The new novel that Sidney Sheldon's millions of fans all over the world have been waiting for. And, like his seventeen previous books, it is destined for a top. All around the globe, people are being reported dead or goudzwaard.info Berlin, a woman vanishes from the city streets. In Paris, a man plunges from the Eiffel To. Editorial Reviews. From Publishers Weekly. Two gorgeous widows go up against a nefarious Kindle Store; ›; Kindle eBooks; ›; Literature & Fiction.
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Kindle Store; ›; Kindle eBooks; ›; Literature & Fiction . If You Go Down to the Woods: A powerful and gripping debut thriller which will. If You Go Down to the. “It is all right, Frau Verbrugge. Just relax.” She looked up at him, suddenly alarmed. “How do you know my—?” She felt the sharp sting of a hypodermic needle in. Editions for Are You Afraid of the Dark?: (Paperback published in ), (Hardcover published in ), (Paperback.
Are you afraid someone will steal your ebook? Just a few days ago, I did a search for one of my recent ebooks to see whether it was up on retail sites via Smashwords distribution service. I forget the keyword combination I used, but suddenly I was staring at a page with my book and another one with the same name. How odd, I thought.
I had already searched for that title to see if anyone else was using it, and nobody was, that I could see anyway. Not that it matters.
So I clicked. The book cover looked nothing like mine except for an image of the US Capitol building. And on top of that, when I looked at the sample, it was my exact formatting and my exact writing!
Someone downloaded my ebook and wrapped it up in a new cover with a fake author name on it. But unlike other authors, there was little relationship in design or genre. I quickly wrote a post in a Facebook group I belong to.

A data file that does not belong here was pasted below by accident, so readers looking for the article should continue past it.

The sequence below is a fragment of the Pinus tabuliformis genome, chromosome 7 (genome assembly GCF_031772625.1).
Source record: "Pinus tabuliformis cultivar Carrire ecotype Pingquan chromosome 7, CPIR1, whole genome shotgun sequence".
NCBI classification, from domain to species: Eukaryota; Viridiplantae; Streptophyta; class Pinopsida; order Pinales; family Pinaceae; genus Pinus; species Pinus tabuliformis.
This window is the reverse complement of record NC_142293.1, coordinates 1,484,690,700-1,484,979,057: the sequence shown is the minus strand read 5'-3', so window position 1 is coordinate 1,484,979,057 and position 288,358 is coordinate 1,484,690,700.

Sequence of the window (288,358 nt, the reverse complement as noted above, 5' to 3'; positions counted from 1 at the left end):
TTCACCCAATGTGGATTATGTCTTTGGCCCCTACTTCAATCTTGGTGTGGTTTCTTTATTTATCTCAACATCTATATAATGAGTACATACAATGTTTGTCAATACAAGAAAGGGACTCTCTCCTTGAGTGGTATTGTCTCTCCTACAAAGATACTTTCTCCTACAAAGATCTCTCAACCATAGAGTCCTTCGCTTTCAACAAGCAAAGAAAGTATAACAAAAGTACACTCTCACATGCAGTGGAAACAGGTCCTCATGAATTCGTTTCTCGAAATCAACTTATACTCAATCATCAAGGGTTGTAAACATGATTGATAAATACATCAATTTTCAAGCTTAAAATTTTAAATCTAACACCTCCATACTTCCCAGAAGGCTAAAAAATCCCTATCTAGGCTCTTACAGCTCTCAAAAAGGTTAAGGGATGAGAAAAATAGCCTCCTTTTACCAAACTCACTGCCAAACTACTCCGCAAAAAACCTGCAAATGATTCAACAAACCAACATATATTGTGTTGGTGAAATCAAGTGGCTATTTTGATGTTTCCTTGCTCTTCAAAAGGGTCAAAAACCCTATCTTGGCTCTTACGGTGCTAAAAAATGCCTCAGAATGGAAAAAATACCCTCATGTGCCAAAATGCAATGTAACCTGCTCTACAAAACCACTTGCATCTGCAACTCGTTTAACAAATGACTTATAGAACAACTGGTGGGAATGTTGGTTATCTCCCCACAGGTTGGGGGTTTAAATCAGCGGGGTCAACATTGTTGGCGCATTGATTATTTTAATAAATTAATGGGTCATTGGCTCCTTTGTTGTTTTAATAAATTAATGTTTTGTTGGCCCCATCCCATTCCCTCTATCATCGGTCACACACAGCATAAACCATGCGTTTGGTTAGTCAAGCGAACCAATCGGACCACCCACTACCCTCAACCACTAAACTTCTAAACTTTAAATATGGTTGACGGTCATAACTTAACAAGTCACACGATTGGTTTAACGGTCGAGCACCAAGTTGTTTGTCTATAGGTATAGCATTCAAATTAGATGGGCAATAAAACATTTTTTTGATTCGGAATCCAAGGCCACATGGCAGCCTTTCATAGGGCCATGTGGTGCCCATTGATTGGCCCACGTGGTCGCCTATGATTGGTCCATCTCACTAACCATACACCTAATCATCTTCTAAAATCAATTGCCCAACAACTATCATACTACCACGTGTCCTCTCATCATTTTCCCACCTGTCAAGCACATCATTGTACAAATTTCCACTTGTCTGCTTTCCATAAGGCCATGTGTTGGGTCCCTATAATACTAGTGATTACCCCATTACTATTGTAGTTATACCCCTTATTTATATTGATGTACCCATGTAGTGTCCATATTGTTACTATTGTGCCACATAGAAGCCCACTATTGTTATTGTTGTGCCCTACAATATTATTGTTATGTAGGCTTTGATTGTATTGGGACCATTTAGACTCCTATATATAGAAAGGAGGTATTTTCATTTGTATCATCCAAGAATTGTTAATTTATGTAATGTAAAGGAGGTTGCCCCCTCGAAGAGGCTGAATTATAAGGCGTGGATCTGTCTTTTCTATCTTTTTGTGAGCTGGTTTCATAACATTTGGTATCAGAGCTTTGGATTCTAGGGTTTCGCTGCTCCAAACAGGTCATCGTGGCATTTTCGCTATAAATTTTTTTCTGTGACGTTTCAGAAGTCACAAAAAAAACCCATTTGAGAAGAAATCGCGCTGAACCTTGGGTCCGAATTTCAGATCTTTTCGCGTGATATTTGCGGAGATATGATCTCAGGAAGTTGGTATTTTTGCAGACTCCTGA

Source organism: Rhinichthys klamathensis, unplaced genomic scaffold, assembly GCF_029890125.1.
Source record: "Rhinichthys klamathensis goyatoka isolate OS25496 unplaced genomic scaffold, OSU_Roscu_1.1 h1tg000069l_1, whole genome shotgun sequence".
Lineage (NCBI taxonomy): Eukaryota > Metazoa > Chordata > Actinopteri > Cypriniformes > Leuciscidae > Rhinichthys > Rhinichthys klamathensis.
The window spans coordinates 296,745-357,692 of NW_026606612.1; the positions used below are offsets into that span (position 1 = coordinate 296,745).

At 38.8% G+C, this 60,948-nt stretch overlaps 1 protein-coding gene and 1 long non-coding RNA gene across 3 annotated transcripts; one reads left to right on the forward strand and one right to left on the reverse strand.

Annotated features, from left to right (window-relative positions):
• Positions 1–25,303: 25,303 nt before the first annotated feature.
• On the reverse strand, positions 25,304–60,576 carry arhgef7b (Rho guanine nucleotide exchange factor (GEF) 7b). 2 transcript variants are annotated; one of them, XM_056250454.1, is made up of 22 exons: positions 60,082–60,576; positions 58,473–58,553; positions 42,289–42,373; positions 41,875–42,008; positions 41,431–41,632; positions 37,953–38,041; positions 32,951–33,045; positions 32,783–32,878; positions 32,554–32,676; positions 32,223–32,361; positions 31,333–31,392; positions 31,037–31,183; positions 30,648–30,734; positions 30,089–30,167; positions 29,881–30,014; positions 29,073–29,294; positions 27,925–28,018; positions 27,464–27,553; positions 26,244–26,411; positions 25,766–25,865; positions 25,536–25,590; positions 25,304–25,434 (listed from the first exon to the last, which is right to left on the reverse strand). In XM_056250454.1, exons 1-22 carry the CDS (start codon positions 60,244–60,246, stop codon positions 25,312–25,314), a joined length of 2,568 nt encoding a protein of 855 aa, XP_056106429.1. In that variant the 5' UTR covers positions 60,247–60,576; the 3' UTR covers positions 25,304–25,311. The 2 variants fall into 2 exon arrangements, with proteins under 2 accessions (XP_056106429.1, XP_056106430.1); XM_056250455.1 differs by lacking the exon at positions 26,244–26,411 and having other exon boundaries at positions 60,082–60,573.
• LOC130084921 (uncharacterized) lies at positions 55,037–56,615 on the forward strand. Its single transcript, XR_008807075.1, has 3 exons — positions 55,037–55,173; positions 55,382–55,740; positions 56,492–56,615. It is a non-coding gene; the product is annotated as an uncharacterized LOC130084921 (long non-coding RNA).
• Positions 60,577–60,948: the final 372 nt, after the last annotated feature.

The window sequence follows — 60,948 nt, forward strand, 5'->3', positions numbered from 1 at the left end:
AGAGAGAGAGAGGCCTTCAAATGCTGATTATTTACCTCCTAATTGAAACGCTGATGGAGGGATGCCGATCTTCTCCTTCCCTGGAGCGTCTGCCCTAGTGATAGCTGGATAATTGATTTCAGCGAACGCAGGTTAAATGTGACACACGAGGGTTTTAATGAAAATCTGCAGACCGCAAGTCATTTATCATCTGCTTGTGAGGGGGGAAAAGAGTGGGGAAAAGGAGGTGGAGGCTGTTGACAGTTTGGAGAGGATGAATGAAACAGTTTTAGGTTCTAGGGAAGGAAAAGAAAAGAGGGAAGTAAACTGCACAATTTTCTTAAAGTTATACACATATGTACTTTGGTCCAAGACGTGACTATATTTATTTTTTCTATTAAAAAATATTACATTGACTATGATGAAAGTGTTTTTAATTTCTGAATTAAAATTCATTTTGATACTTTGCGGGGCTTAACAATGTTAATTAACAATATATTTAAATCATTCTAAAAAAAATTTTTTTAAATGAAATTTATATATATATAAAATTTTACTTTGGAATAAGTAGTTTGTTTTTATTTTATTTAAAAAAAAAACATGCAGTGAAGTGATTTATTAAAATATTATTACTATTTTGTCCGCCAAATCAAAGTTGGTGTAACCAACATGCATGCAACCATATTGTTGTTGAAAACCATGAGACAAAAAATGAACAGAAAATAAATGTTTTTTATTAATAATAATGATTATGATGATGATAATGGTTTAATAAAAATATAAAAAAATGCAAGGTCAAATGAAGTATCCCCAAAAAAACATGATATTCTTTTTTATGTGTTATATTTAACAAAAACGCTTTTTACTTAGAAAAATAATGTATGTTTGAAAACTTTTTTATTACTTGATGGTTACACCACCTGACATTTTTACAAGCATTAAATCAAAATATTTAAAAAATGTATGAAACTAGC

And with the help and support of a bunch of savvy fellow writers, we figured it all out. In fact, a fear of the dark in adulthood may be more common than even the sleep experts themselves would think. In a small study presented at the SLEEP conference in Boston, researchers were surprised to find how many adults 'fessed up to fearing things that go bump in the night.
In Carney's study, the 93 participants dubbed themselves either "good sleepers" or "poor sleepers.
For many, this fear of the dark begins in childhood as a fear of the unexpected , Thomas Ollendick, professor of psychology and director of the Child Study Center at Virginia Tech, told LiveScience, that something or someone will pop out of the closet or from underneath the bed.
Most grow out of these fears as they get older. A severe fear that persists into adulthood may be classified as a phobia, he said, sometimes called nyctophobia, achluophobia, scotophobia or lygophobia. In many cases, a phobia of the dark that persists into adulthood is tied to a particularly traumatic childhood experience, psychotherapist Phillip Hodson told Frostrup.
However, most are treatable with cognitive behavioral therapy , according to Time's Healthland. In some instances, though, the underlying fear of the dark can be mistaken for a number of other phobias, or even general anxiety. When I went public on my fear of the dark, writing "me too" in what may have been one of my least helpful responses to a troubled reader, a deluge of sufferers wrote to admit they were similarly afflicted.
The letters weren't just from those sensibly nervous when wandering an empty street after midnight, but full-on phobics like myself left paralysed with fear and virtually unable to sleep alone. Is it some form of mass hysteria or is the dark, as I've always believed, actually scary? In an effort to find the ever-elusive peaceful slumber, Frostrup decided to try hypnosis, and spilled her guts to -- uh, interviewed -- a psychotherapist for the essay as well.
Click over to The Observer to read the details of her experience. But is, as Frostrup writes "what seems to me a shameful condition for a nearyear-old" really that irrational? And if her mailbag is any measure, why are so many adults still shackled by it? In fact, a fear of the dark in adulthood may be more common than even the sleep experts themselves would think.
In a small study presented at the SLEEP conference in Boston, researchers were surprised to find how many adults 'fessed up to fearing things that go bump in the night.